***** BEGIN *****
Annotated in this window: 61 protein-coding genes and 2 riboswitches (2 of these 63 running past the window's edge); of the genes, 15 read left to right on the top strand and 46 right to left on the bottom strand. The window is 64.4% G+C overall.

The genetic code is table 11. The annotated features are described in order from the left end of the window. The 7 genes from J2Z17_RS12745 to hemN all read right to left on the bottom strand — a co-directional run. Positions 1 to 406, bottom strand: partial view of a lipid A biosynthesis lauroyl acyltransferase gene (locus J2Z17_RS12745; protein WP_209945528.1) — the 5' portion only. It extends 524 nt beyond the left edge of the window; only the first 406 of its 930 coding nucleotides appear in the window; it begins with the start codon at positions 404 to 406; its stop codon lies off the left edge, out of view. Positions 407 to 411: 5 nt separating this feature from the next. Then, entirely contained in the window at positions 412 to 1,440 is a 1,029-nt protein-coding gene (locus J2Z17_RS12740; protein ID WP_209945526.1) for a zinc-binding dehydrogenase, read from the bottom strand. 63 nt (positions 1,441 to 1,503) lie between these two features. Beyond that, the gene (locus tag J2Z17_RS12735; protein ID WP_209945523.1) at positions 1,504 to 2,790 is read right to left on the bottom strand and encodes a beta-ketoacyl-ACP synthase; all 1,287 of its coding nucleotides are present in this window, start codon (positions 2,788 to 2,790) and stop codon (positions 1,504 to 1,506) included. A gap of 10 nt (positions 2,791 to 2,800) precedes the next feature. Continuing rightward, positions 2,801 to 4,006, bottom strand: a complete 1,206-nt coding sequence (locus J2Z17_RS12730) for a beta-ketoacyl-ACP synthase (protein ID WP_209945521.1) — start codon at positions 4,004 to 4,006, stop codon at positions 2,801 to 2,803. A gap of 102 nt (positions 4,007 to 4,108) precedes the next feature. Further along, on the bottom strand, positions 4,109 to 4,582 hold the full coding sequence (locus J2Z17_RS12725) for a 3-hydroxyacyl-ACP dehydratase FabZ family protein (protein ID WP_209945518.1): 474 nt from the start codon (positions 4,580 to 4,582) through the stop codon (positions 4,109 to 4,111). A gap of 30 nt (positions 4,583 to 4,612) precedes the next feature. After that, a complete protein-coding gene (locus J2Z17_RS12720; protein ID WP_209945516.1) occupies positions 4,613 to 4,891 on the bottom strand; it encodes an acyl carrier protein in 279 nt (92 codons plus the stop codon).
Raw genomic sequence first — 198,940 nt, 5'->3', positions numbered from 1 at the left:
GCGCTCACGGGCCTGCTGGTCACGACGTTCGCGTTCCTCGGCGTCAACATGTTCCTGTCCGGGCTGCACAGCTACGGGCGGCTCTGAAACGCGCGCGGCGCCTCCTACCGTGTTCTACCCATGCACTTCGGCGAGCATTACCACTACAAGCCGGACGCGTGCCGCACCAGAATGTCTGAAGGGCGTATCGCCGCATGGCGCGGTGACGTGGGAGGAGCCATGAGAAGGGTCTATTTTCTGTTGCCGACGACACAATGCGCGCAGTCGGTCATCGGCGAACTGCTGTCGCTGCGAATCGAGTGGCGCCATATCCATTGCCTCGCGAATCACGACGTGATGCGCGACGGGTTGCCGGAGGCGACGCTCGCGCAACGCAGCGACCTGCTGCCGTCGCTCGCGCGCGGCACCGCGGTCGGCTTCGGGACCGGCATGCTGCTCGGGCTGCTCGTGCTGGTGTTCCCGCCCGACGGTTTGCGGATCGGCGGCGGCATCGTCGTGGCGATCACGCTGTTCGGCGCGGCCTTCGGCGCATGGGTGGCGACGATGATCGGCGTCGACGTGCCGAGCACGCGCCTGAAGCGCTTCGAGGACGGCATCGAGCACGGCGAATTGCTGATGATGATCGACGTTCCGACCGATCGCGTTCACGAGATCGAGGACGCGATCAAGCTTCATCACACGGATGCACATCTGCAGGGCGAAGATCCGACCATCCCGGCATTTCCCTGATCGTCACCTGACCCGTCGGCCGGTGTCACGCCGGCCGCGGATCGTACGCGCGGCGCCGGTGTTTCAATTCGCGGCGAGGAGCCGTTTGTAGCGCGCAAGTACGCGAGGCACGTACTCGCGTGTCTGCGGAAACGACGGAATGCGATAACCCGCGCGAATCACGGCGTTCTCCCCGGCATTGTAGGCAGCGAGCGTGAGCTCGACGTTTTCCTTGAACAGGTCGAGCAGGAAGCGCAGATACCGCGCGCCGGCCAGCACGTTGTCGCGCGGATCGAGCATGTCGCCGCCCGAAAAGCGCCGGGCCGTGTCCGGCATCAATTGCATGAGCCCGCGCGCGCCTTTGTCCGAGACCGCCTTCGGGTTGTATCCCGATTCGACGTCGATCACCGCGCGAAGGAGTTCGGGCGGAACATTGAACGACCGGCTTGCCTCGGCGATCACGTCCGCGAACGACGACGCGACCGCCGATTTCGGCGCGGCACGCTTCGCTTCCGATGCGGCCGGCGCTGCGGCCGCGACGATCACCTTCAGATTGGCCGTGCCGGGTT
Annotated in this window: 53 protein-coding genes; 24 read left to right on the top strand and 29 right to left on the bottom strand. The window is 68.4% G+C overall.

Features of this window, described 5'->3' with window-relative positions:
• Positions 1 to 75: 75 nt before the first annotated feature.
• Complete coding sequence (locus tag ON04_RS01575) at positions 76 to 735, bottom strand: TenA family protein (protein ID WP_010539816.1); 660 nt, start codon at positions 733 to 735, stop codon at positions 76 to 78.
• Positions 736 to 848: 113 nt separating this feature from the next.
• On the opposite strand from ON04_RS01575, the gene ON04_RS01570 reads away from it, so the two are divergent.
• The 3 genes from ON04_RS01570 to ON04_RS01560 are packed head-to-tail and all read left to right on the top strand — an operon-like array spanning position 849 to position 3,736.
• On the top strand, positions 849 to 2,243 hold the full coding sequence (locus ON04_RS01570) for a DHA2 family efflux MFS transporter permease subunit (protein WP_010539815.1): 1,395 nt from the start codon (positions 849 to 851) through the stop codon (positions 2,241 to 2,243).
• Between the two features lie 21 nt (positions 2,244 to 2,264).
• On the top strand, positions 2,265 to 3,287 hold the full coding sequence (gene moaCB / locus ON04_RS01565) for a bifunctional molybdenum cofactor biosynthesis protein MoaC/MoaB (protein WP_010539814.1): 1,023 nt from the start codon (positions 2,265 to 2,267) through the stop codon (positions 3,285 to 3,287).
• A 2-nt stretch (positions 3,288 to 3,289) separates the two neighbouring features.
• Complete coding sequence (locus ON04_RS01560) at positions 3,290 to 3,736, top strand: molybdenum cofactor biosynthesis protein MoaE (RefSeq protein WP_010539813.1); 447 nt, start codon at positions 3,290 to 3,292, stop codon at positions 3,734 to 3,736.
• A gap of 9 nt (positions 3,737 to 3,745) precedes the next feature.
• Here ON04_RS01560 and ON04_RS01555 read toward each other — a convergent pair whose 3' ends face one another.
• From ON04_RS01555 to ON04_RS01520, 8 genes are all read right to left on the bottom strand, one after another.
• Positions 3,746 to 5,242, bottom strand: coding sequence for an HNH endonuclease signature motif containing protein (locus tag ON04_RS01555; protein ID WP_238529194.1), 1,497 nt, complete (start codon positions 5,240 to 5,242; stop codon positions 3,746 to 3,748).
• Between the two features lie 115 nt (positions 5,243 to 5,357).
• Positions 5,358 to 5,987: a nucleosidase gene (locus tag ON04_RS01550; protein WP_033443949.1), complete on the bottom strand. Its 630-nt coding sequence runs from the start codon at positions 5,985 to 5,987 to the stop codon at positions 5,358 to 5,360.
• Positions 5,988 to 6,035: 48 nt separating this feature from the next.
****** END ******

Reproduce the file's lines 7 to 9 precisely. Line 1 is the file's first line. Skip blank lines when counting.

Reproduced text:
• Positions 1 to 75: 75 nt before the first annotated feature.
• Complete coding sequence (locus tag ON04_RS01575) at positions 76 to 735, bottom strand: TenA family protein (protein ID WP_010539816.1); 660 nt, start codon at positions 733 to 735, stop codon at positions 76 to 78.
• Positions 736 to 848: 113 nt separating this feature from the next.